So the latest potential Euro-zone crisis ended up being a classical ‘tempest in a teacup’. Which is not to say they don’t have their problems. Yet, as ECB President Draghi pointed out in a somewhat downbeat assessment of the Euro-zone economy at his Wednesday post-rate decision press conference, he stands as ready as every to defend the currency union with support for individual members. Given his track record, it is not likely there will be the previous sort of European stresses to aggravate any US failure this time around.  


Anyone who has not already read it (and viewed the very funny Jon Stewart clip), please see Tuesday’s post for our assessment of all the mistakes the GOP has made. The bottom line is that while ingratiating themselves with the right wing of their party, the Republicans have lost the war. They have allowed the Democrats to characterize them as over-reaching on what they expected the President and his party to do under the auspices of a budget negotiation. Legislation by shutdown threat is not going to work.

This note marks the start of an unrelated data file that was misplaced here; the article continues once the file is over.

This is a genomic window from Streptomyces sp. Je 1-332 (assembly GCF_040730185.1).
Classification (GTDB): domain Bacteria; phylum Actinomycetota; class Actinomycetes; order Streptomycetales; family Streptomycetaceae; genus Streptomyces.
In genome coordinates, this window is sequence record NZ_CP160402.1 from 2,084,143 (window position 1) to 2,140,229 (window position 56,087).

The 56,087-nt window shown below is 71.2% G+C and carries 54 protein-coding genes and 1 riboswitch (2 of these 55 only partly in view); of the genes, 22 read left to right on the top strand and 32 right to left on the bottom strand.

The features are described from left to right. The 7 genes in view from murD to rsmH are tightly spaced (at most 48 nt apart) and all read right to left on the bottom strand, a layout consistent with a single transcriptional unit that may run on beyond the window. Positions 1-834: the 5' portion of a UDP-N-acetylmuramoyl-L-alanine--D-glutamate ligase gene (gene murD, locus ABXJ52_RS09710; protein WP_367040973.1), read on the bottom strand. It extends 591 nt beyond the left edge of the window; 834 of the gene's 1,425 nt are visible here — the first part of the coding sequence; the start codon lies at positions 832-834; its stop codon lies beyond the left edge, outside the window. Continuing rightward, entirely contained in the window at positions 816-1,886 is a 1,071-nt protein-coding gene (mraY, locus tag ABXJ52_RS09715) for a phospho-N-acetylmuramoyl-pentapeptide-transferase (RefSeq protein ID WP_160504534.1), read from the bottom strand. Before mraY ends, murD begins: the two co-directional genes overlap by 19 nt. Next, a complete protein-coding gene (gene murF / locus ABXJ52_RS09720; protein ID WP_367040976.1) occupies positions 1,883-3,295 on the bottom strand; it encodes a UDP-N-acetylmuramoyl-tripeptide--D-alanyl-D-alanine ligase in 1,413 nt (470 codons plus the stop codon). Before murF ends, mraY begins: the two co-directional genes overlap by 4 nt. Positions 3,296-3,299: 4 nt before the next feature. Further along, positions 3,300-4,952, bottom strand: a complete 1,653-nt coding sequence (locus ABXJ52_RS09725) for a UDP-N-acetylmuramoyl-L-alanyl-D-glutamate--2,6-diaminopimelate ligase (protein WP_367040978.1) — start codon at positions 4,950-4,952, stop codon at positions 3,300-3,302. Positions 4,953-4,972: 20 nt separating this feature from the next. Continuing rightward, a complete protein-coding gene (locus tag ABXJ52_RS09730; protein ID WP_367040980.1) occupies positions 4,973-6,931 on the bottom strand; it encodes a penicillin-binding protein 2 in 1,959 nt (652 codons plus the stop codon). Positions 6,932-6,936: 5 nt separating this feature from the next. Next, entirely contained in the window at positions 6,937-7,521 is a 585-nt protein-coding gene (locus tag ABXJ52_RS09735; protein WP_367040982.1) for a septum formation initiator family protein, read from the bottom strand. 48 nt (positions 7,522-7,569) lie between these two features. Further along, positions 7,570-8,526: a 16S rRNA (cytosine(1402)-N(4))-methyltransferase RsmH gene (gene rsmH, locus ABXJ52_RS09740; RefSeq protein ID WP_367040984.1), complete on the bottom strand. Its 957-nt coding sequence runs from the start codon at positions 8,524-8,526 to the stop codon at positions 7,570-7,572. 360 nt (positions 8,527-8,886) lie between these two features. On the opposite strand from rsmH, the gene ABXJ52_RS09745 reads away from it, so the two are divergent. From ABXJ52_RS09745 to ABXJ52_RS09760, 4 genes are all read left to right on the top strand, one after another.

▪ And the equities have been more resilient (at least so far) than is reasonable in the face of potentially far more damaging lack of any Debt Ceiling agreement in Washington DC. We have current (as in recorded this morning) TrendView Videos available in our post from just prior to this Commentary, and encourage anyone who is interested to view those for more specific macro-technical trend perspectives.

Thanks for your interest.

p.s. As we are just back to blogging after a lengthy hiatus, some of the information on the blog is a bit dated. We will be clearing that up soon, and all of the current critical information (Calendar, Perspective, Technical Projections) is up to date.